17 Summary adult L2 acq (Sw>Fr) Many nonfinite forms in finite contexts Simultaneously AUX, MOD and SUBJUNCTIONS (=INFL, COMP), also in very early stages Later: development towards correct finiteness >> access to INFL from start

18 PART II (BILINGUAL) FIRST LANGUAGE ACQUISITION (2)L1

19 (2)L1 – first lg acquisition of finiteness in French Initial stage without marking of finiteness pleure, le bébé ‘ weeps, the baby’ Soon complete marking without errors, correct syntax, evidence for acq of INFL (Pierce 1992, Meisel 1994, Schlyter 2004, etc) j’ai trouvé! ’I (have) found! n'aime pas celle-là ’like not (=don’t like) that one’ NEVER nonfinite forms after scl (like *je aimer, *il boire etc.)

20 2L1 Swedish – French children Children growing up with Swedish and French (Schlyter 1993, 2004, 2005, Granfeldt 2003 etc.) Next slide: Occ of subject + nonfinite form (like *il prendre, *je boire ) vs scl+V, in early stages (on ca 2600 utterances) Result: NO subj-clitic+Nonfinite form

21 Child, rec, Age of Onset Swe-Fr 2L1 age at rec MLU FR nonfinite forms after subject cl /all subjVerb Jean 1 AO birth1;101,70/4-13 Jean 22;01,10/1 Jean 32;21,70/3 Anne 1 AO birth2;31,40/2 Anne 22;61,90/17 Anne 32;82,70/23 Anne 42;102,40/24 Mimi 12;02,10/13 Mimi 22;23,20/58 Dany 1 AO birth2;21,20/1 Dany 22;61,80/15 Dany 32;103,10/72 Léo 3 AO birth but FR Weak 2;62,01?/1

22 Illustration: the verb ”donner” at different ages: Recageconstruction Jean 12;0donne! Jean 42;4donné Estelle Jean 72;11il a donné des chewinggums Jean 93;3il faut donner beaucoup Jean 103;5il les donne à maman et papa

23 Summary 2L1 acquisition (Sw+Fr) Initially no evidence for INFL Later, evidence for INFL: Scl+finite verbs, aux, mod (PC, FutPr) >> Structure building No incorrect use of scl+nonfinite forms

24 PART III CHILD SECOND LANGUAGE ACQUISITION chL2

25 Why interesting? Bilingual daycare, bilingual schools The age factor If Critical Period, when does it stop? puberty (Lenneberg ); 6-7 ys (Rottweiler & Kroffke, Tracy & Thoma); 3-4 ys (Meisel, Unsworth). Depends on phenomena? on language? If gradual decline (Montrul 2008), what declines?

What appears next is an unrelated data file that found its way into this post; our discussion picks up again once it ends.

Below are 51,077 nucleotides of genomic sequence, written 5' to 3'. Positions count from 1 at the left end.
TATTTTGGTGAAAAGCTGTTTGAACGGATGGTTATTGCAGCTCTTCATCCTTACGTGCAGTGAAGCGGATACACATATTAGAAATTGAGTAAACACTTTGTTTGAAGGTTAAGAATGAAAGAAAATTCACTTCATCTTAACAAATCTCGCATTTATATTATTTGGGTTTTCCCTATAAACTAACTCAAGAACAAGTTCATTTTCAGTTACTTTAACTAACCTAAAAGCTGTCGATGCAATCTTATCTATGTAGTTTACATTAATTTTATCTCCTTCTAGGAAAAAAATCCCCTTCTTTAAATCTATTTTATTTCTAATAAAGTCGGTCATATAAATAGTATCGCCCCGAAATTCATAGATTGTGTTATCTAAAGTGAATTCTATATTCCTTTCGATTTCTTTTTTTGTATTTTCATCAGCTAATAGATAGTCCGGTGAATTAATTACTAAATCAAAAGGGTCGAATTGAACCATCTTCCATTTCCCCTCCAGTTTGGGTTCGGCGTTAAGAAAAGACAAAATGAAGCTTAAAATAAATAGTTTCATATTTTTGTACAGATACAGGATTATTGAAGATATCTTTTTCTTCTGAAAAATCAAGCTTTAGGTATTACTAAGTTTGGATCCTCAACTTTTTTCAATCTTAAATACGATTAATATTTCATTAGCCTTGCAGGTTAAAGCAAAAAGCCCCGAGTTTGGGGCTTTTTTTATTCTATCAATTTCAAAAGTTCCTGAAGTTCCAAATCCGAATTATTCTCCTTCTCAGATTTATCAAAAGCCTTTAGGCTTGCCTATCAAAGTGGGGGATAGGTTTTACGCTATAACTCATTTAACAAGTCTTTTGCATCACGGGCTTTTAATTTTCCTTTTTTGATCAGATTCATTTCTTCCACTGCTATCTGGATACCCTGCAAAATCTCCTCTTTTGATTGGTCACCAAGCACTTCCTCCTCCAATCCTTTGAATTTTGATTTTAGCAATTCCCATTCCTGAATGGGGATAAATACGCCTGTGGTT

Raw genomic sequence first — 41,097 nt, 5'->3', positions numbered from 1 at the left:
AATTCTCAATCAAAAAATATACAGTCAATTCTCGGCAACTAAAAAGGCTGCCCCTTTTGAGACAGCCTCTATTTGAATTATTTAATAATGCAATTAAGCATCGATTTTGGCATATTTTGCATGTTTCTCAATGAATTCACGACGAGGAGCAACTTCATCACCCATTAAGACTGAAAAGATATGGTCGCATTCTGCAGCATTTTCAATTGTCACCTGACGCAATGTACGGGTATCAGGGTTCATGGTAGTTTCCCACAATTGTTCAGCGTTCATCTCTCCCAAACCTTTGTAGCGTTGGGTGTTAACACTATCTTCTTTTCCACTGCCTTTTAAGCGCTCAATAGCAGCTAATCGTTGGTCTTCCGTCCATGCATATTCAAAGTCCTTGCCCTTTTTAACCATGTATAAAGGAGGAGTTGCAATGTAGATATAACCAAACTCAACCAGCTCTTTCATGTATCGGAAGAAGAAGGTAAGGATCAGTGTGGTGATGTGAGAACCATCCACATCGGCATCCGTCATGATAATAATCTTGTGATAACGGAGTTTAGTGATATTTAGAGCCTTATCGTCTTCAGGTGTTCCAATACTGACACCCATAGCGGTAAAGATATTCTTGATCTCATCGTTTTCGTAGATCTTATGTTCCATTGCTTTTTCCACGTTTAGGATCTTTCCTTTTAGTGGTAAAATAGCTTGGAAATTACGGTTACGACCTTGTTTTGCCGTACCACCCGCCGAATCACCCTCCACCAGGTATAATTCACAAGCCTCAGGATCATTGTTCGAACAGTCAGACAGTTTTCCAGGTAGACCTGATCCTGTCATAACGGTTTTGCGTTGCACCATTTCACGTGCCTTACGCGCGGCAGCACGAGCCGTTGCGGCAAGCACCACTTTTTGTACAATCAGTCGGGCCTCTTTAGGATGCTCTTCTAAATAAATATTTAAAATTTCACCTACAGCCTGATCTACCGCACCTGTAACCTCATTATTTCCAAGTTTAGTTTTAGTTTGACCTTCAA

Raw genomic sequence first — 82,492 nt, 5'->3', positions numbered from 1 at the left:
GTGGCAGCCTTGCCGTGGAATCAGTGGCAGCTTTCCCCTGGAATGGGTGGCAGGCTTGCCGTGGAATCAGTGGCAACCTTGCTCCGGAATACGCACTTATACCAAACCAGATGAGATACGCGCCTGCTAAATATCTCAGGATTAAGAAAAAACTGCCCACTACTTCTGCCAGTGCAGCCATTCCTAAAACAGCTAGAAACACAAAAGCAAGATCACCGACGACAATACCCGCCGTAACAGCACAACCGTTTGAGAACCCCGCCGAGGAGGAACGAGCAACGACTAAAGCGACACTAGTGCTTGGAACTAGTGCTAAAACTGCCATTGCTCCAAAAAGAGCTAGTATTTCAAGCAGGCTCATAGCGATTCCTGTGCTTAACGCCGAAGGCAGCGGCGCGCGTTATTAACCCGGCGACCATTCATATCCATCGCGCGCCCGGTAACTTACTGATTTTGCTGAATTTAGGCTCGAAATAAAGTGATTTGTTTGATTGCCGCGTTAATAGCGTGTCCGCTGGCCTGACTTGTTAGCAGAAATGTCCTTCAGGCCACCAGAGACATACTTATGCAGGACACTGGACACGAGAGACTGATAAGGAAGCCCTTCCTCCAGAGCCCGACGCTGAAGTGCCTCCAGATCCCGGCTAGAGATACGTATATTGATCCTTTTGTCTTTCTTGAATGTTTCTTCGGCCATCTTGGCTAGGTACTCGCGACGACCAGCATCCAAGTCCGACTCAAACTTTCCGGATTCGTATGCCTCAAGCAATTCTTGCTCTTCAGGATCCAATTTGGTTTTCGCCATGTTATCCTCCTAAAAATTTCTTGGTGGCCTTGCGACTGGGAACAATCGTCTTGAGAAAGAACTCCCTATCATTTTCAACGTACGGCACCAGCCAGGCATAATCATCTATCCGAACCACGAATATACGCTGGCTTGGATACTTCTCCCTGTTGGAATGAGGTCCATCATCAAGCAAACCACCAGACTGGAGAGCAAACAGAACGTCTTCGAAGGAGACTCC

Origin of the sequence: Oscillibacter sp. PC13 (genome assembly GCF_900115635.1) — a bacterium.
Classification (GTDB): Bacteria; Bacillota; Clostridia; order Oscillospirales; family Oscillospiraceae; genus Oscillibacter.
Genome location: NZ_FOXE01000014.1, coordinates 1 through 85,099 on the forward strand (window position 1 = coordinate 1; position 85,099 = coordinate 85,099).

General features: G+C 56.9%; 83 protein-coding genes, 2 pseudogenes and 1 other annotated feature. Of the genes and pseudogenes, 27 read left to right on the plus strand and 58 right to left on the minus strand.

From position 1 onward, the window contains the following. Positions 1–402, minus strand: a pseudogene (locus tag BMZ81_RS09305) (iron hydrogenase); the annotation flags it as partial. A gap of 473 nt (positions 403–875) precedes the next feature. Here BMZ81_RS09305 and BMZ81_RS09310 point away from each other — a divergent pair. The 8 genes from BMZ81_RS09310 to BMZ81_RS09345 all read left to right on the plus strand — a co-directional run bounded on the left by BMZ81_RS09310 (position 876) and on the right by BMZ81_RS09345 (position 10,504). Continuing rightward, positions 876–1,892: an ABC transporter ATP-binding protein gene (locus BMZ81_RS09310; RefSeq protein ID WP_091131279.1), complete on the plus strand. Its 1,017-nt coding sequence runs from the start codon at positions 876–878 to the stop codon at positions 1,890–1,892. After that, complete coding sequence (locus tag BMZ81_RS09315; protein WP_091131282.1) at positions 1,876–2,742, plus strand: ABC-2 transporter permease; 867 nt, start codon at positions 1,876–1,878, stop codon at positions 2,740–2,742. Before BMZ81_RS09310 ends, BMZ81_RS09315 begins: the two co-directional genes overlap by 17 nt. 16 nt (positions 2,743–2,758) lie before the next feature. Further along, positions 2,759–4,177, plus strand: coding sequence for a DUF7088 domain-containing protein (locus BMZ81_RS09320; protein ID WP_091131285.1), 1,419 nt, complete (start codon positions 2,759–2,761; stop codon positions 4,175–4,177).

26 Previous studies on chL2 French Meisel (to appear), children AO 3-4 years: Many have nonfinite forms >> = adL2 Prévost 2004, children Kenny, Greg: Nonfinite forms like in L1 acq Prévost 2008, same children: Few nonfinite forms (2.2 – 5.7%) >> = L1 >> contradictions!

27 Present study: (Swedish >) French Child L2 Children: RACHEL, PATRICK, VIOLA, VALENTINA, HANNES, from LFSL Stockholm (see Granfeldt, Schlyter & Kihlstedt 2007) L1 Swedish, L2 French Age of Onset 3;4 to 6;6 years Levels defined in Mean Length of Utterance (MLU) and VocD/10:

28 Development cL2 children - MLU + VocD/10 ( Arlette 2L1), Rachel, Patrick, Viola, Hannes, Valentine

29 Nonfinite forms in cL2 from very early Patrick 6;1 years, input 7 m *INV:regarde, qu+est+ce+qu' elle fait avec la fleur ? ‘look what she does with the flower’ *CHI:il [/] il [/] il &pernde [= peint]. ‘he he he paint.INF’ Hannes 7;1 ys, input 7 m *CHI:et le chien qui &oua [?= voit] et [/] ‘and the dog who sees’ *CHI:et # il # prendre # le # chat # dans # euh ça. ‘and he take.INF the cat in that’

30 Finite forms (of lexical/all verbs with subject) in cL2 Child, rec, Age of Onset Months input at rec Age at rec MLU clan VocD /10 %non- fin forms of lex V %non-finite forms of total Rach 1 AO 3;5 43;9 1,4- -- Rach 2 94;2 2,52 16%6% Rach 3 104;3 3,52,1 10%6% Patr 1 AO 4;9 10+76;4 1,9 (2,3*)1,7 14%8% Patr 2 20+47;1 2,6 (3,1*)2,8 60%10% Vio 1 AO 6,4 76;11 1,6 (2,0*)1,8 00 Vio 2 10+4 3,73,9 33%5% Han 1 AO 6;6 77;1 3,72,4 28%19% Han 2 10+4 6,33,6 0% V-tin1 AO 6;7 77;2 4,02,9 19%12% V-tin2 10+4 4,74,9 0% *MLU sans ’oui’

31 Verb forms in chL2, Swe - French sub +prs su+ non fin 0+ non fin sub +ax m tot sub+v %sub+ fin / Vlex totsub %errors =nonfin on Vlex %errors =nonfin on total rach100 rach2214044718425 16%6 rach35260441039058 10%6 0 patr1193012348622 14%8 patr22361729405 60%10 patr3111037549212 8%9 patr4202834639122 9%3 0 vio13004141003 0%0 vio22151722663 33%5 0 han13413117677247 28%19 han290078941009 0%0 0 val1348325698142 19%12 val21302607510013 0%0

32 Comparison between groups Swedish > French in earliest stages Nonfinite forms in finite contexts (Lexical Verbs) adL2: around 30% below 8m exp (2)L1: 0 % continously chL2: around 23% at 7 m exp but rapidly reach 0% >> these chL2 more like adL2 than L1

33 PART IV DISCUSSION